“Let me just mention briefly one threat in particular that should concern all Americans, Democrats, Republicans and independents alike, especially those who serve in our Congress: the epidemic of malicious fake news and false propaganda that flooded social media over the past year. It’s now clear that so-called fake news can have real-world consequences. This isn’t about politics or partisanship. Lives are at risk, lives of ordinary people just trying to go about their days, to do their jobs, contribute to their communities.”

Should social media censor our feeds?

social media and fake news

Phony news is a form of pollution that affects us all, but what can be done about it? Some have called on social media giants like Facebook and Twitter to censor or block patently false stories, but this approach raises serious First Amendment issues.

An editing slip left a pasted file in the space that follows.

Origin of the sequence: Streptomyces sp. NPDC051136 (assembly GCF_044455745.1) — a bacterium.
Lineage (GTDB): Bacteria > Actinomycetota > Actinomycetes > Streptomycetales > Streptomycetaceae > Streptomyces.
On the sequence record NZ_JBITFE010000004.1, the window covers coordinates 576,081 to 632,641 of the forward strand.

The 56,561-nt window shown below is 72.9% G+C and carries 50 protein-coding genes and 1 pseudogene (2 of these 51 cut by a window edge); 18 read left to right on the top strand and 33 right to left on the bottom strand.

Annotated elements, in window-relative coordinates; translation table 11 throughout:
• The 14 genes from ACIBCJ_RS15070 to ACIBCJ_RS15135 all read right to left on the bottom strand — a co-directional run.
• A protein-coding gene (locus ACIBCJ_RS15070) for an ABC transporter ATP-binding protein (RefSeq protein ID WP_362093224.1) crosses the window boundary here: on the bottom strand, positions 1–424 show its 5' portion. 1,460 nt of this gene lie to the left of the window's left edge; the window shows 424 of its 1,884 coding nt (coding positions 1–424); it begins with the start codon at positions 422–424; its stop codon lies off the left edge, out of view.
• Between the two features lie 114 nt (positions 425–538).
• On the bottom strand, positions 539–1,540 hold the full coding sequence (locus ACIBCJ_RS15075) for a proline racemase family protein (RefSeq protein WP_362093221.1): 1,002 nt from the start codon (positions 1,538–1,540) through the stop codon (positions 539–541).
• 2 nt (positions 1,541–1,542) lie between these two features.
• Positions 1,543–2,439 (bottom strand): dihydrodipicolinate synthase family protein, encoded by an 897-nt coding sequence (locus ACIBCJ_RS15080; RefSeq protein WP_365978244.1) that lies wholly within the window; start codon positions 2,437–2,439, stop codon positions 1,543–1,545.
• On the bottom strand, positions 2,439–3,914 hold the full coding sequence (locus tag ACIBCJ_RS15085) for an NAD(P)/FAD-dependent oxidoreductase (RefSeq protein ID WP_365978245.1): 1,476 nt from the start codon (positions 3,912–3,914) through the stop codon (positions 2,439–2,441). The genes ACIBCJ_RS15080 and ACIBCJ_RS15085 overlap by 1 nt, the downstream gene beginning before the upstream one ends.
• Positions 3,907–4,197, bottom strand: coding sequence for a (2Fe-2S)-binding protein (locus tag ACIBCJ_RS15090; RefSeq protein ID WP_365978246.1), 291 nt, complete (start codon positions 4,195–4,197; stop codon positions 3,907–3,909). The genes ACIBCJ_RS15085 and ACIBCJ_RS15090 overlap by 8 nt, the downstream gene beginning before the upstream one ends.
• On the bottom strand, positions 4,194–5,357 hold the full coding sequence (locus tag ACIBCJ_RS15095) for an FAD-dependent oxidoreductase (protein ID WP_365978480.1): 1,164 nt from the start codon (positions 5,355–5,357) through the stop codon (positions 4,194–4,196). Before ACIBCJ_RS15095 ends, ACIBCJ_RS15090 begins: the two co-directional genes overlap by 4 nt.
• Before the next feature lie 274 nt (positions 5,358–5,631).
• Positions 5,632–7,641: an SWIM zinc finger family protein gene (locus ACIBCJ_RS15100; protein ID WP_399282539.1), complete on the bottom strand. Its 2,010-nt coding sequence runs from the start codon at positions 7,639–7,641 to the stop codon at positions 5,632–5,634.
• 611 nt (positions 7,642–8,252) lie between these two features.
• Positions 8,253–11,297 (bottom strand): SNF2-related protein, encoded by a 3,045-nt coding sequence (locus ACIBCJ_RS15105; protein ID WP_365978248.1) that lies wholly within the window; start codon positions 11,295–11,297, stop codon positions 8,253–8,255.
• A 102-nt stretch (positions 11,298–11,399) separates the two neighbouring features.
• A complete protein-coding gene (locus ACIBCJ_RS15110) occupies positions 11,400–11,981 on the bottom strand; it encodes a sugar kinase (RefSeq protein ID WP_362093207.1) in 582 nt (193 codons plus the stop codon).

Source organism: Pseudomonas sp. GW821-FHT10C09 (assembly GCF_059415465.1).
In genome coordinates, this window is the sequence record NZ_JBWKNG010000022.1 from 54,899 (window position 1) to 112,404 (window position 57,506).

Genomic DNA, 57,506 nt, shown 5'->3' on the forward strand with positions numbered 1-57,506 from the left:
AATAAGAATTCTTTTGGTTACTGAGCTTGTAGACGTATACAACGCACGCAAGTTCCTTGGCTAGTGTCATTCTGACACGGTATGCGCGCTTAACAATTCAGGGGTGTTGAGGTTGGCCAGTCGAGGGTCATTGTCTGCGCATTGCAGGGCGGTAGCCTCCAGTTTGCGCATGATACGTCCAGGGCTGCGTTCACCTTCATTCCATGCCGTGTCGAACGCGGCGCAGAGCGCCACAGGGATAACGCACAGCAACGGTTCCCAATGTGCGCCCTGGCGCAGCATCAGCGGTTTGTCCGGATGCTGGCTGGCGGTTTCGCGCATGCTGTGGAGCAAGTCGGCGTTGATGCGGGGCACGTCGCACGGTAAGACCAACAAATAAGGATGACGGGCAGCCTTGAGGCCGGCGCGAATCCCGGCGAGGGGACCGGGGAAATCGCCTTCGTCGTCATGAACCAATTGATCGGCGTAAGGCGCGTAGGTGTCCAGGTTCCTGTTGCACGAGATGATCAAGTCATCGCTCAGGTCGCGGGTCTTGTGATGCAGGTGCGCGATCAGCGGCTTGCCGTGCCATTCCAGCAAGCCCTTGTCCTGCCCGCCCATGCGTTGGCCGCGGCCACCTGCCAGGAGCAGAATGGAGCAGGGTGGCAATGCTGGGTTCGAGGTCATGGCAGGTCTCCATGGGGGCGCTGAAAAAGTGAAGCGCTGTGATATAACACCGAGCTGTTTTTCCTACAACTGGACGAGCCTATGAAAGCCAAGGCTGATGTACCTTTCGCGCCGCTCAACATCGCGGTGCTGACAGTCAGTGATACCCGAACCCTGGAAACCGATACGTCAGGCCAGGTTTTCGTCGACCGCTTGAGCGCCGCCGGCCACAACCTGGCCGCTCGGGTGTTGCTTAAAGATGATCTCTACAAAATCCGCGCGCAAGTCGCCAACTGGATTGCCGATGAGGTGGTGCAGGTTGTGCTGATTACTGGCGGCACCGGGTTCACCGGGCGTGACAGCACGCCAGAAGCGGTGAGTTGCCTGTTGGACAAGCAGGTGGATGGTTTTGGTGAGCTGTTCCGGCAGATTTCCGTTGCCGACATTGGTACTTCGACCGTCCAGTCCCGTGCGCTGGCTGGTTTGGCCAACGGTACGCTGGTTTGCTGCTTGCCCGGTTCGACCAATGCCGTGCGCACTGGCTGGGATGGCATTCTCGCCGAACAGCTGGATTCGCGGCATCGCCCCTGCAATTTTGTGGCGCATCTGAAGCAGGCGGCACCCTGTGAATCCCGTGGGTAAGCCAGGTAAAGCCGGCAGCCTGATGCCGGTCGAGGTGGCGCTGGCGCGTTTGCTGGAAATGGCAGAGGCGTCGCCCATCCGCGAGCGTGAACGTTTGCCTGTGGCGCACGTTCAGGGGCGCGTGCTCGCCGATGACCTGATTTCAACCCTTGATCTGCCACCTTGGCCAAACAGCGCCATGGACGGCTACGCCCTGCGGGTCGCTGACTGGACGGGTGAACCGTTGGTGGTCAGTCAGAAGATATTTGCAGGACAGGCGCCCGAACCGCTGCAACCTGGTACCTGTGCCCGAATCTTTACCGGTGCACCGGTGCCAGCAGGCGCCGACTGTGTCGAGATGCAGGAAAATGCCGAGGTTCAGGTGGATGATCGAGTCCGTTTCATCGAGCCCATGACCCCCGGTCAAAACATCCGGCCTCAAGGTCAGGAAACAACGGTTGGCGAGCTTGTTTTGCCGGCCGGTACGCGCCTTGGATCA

Jeff Jarvis, a media expert who teaches at the City University of New York suggests a different approach. He argues that, “We are concentrating on the wrong end of this. There will always be fake news, lies and politicians and they will go together. It’s our job to make true news and nurture it.”

In his view, the best antidote to fake news memes are truth-based news articles — the kind of journalism that is fact-checked, unbiased and edifying. His prescription may not be the whole story, but it’s certainly part of the cure our ailing body politic needs.

Losing a shared sense of reality will be very detrimental to democracy. Getting stuck in siloed information bubbles is a symptom of our times. Improved critical thinking skills, greater empathy for other points of view and a certain degree of intellectual humility are a few of the qualities we need more of.

However, the one thing we should not be more tolerant of is the notion that facts, evidence and reason no longer matter. When the “truth” becomes nothing more than silly putty that competing factions stretch to the breaking point, then what is left to bind us together as a self-governing citizenry?

— Scott O’Reilly